The Abu Dhabi document “is a landmark documents that lays the foundations for the fraternity of the faith community and of the whole human family.” “In Morocco, Pope Francis will continue his journey in the land of Islam and he will be welcomed with open arms.” An invitation: French Muslims invite the Pope to go to France because “they have special feelings of affection for him and the Pope has a special place in their hearts.” Anouar Kbibech is the Vice-President of the French Council of the Muslim Faith. He is one of 17 Muslim religious leaders in Europe members of the European Council of Muslim Sages, signatories of a joint statement in support of the Abu Dhabi Document released a few days ago. SIR contacted him by phone.
Let’s start with the “Document on Human Fraternity for World Peace and Living Together” co-signed by His Holiness Pope Francis and the Grand Imam of al- Azhar Ahmed el-Tayeb in Abu Dhabi. What do you think of this text?
It’s a historic document in all respects, signed by two high religious authorities, Pope Francis for the Catholic Church and the Grand Imam of al-Azhar representing the Muslim faithful. The document is destined to lay the foundations of human fraternity. There are three growing circles of fraternity. There is the fraternity between believers of the same faith; fraternity between believers of monotheistic religions and finally, the fraternity of the entire human family.
This Document enables Christians and Muslims to extend beyond the first circle comprising fraternity between faithful of the same religion and reach out to the fraternity between the believers of other faiths, Christians, Muslims and Jews.
In this respect, the Pope’s visit to the Arabian peninsula the signing of this Document are very powerful signs: they show that Pope Francis has arrived in this land presenting himself to the Muslim world as a brother. I also believe that this document has an even greater scope because it lays the foundations of human fraternity. This is fundamental and extremely important in the light of our present times and the climate we are experiencing today. In fact, on the one hand we are faced with a moral and social crisis that extends across our societies, while on the other we are witnessing an economic and political crisis at global level.
The Document presents clear principles for coexistence. What role can be played by religions?
Yes, it’s true… This Document highlights many tenets and values that are rooted in religions. In this specific case it highlights the values rooted in Christianity and Islam. Respect for our fellow other, the recognition of freedom of conscience and religion, equal respect for all human beings and equality between men and women, the rejection of all forms of violence and the strong condemnation of terrorism. These are important values that we must never stop recalling in our present times. Unfortunately, a number of acts of terrorism today – acts of violence and hatred – are committed in the name of religion, and in particular in the name of the Muslim religion. Thus these principles and values that are shared by humankind, by religions and by humanism, should be constantly reaffirmed. Religions can act as peace-builders.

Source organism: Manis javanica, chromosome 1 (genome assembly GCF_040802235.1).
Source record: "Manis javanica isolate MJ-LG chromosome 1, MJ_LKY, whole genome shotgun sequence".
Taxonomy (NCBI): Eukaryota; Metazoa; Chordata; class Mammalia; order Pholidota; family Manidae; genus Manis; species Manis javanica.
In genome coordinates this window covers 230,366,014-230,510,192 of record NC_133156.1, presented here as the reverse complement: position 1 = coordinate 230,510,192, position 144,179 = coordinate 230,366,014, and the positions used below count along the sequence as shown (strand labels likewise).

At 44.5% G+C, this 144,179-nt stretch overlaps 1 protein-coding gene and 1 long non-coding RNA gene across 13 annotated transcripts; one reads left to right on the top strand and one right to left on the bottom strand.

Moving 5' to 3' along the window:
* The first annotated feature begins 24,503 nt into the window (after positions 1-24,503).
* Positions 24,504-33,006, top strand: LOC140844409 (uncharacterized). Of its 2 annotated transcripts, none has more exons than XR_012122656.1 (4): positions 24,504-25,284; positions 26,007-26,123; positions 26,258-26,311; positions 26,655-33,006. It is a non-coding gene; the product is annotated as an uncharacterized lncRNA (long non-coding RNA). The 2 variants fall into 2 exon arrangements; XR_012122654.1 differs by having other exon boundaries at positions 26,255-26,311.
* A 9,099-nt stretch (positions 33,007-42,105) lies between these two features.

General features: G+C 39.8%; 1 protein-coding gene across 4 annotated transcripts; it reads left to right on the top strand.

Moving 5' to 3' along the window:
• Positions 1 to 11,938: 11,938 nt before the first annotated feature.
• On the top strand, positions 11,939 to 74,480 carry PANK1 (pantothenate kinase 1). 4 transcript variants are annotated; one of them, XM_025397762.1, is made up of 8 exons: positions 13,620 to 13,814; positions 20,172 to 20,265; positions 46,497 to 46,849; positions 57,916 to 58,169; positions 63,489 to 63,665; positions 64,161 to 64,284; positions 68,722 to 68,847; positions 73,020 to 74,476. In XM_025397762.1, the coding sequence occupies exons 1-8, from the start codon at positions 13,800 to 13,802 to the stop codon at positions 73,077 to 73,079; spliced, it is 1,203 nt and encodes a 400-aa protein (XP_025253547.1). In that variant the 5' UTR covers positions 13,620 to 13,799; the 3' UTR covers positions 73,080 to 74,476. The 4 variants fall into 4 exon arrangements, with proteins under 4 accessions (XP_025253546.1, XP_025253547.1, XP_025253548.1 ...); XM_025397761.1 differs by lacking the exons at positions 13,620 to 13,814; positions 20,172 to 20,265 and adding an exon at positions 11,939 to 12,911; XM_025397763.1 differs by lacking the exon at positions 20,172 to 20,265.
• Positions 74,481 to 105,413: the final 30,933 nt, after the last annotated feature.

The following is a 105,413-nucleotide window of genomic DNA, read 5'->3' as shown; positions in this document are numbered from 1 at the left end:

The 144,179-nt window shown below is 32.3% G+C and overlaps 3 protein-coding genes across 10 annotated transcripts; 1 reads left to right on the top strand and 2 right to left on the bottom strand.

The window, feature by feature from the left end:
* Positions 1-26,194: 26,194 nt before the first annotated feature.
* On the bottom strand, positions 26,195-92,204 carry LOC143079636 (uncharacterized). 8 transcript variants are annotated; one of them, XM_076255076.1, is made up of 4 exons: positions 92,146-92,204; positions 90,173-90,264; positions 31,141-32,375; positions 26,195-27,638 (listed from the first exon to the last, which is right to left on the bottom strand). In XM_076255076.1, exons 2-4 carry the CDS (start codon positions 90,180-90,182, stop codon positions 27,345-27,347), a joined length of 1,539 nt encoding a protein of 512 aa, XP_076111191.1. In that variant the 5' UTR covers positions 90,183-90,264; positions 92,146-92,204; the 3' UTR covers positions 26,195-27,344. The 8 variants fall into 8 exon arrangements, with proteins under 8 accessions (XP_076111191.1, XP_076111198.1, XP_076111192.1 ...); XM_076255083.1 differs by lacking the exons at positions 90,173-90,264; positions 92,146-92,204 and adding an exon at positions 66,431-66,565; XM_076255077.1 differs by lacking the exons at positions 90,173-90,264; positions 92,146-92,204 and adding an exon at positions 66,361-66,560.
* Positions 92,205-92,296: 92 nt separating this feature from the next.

At the end of March Pope Francis will travel to Morocco, another Country with a Muslim majority population. The Pope will also visit the Mohammed VI Institute for the Training of Imams based in Morocco and from Arab, African and European Countries. You are of Moroccan extraction. What was your reaction to this news? All of these meetings have very strong symbolic value. We just witnessed the first visit by a Pope in the Arabian peninsula, in Islamic land. The Pope wished to undertake this journey to bring a message of support to Christians in the Middle East and to the fraternal relations between Christians and Muslims. The visit to Morocco is part of this fraternity journey. We cherish the memory of the historic visit of Saint John Paul II to Morocco in 1985 on the invitation of King Hassan.
A meeting in the Casablanca stadium took place attended by Christian and Muslim believers who joined in a great moment of communion. The visit of Pope Francis has a high symbolic meaning:
in Morocco the Pope will return to the land of Islam where he will bring a message of fraternity and peace.
He was invited by King Mohamed VI. This is a very powerful sign that highlights the standing of Pope Francis and his commitment for interreligious dialogue and fraternity between different religious communities. Muslim faithful will welcome him with open arms.
If you had the opportunity to meet Pope Francis, what would you tell him?
I was received in audience by Pope Francis in Rome in November 2016 with a delegation of the French Council of the Muslim Faith. On that occasion we conveyed to him our utmost gratitude for his reiterated words of peace and for his strong and firm stands against undifferentiating the Islamic religion from acts of terrorism. The Pope has always said in clear words that there is no such thing as “Islamic terrorism” because the two terms – terrorism and Islam – are antithetical. The same goes for all world religions. We were deeply touched by this strong stand of Pope Francis. We told him this and we invited him to France to meet French Muslims, who have special feelings of affection for him.
Pope Francis has a special place in the heart of the Muslims of France.